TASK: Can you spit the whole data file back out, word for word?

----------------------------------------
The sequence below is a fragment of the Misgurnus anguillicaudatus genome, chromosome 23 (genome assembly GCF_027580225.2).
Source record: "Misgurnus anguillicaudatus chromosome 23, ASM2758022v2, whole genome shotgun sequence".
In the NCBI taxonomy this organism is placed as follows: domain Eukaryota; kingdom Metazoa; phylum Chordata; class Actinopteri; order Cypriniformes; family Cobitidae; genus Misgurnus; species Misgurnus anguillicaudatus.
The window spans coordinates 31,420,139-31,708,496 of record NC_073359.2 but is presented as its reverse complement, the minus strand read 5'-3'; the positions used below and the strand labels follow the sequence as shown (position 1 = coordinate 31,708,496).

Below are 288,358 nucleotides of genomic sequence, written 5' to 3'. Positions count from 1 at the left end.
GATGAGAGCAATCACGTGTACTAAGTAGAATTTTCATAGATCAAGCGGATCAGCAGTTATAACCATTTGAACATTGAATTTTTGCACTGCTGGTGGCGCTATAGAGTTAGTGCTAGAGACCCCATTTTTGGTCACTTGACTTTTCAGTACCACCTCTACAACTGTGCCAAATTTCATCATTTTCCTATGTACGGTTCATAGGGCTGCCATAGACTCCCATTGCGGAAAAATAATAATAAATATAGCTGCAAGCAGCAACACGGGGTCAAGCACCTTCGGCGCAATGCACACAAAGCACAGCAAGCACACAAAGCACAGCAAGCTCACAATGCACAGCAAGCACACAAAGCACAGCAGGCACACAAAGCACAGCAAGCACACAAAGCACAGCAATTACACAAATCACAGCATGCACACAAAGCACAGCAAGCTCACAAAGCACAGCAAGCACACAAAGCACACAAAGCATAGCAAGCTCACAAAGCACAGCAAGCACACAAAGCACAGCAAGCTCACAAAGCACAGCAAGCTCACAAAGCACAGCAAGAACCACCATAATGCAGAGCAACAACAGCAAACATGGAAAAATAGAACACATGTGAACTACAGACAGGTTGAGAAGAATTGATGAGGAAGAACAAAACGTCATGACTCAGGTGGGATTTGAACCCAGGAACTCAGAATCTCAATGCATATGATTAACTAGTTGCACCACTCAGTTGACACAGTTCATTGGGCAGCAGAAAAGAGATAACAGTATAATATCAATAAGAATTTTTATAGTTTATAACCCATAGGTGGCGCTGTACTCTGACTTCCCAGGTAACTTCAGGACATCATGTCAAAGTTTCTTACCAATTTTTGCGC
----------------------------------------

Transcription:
The sequence below is a fragment of the Misgurnus anguillicaudatus genome, chromosome 23 (genome assembly GCF_027580225.2).
Source record: "Misgurnus anguillicaudatus chromosome 23, ASM2758022v2, whole genome shotgun sequence".
In the NCBI taxonomy this organism is placed as follows: domain Eukaryota; kingdom Metazoa; phylum Chordata; class Actinopteri; order Cypriniformes; family Cobitidae; genus Misgurnus; species Misgurnus anguillicaudatus.
The window spans coordinates 31,420,139-31,708,496 of record NC_073359.2 but is presented as its reverse complement, the minus strand read 5'-3'; the positions used below and the strand labels follow the sequence as shown (position 1 = coordinate 31,708,496).

Below are 288,358 nucleotides of genomic sequence, written 5' to 3'. Positions count from 1 at the left end.
GATGAGAGCAATCACGTGTACTAAGTAGAATTTTCATAGATCAAGCGGATCAGCAGTTATAACCATTTGAACATTGAATTTTTGCACTGCTGGTGGCGCTATAGAGTTAGTGCTAGAGACCCCATTTTTGGTCACTTGACTTTTCAGTACCACCTCTACAACTGTGCCAAATTTCATCATTTTCCTATGTACGGTTCATAGGGCTGCCATAGACTCCCATTGCGGAAAAATAATAATAAATATAGCTGCAAGCAGCAACACGGGGTCAAGCACCTTCGGCGCAATGCACACAAAGCACAGCAAGCACACAAAGCACAGCAAGCTCACAATGCACAGCAAGCACACAAAGCACAGCAGGCACACAAAGCACAGCAAGCACACAAAGCACAGCAATTACACAAATCACAGCATGCACACAAAGCACAGCAAGCTCACAAAGCACAGCAAGCACACAAAGCACACAAAGCATAGCAAGCTCACAAAGCACAGCAAGCACACAAAGCACAGCAAGCTCACAAAGCACAGCAAGCTCACAAAGCACAGCAAGAACCACCATAATGCAGAGCAACAACAGCAAACATGGAAAAATAGAACACATGTGAACTACAGACAGGTTGAGAAGAATTGATGAGGAAGAACAAAACGTCATGACTCAGGTGGGATTTGAACCCAGGAACTCAGAATCTCAATGCATATGATTAACTAGTTGCACCACTCAGTTGACACAGTTCATTGGGCAGCAGAAAAGAGATAACAGTATAATATCAATAAGAATTTTTATAGTTTATAACCCATAGGTGGCGCTGTACTCTGACTTCCCAGGTAACTTCAGGACATCATGTCAAAGTTTCTTACCAATTTTTGCGC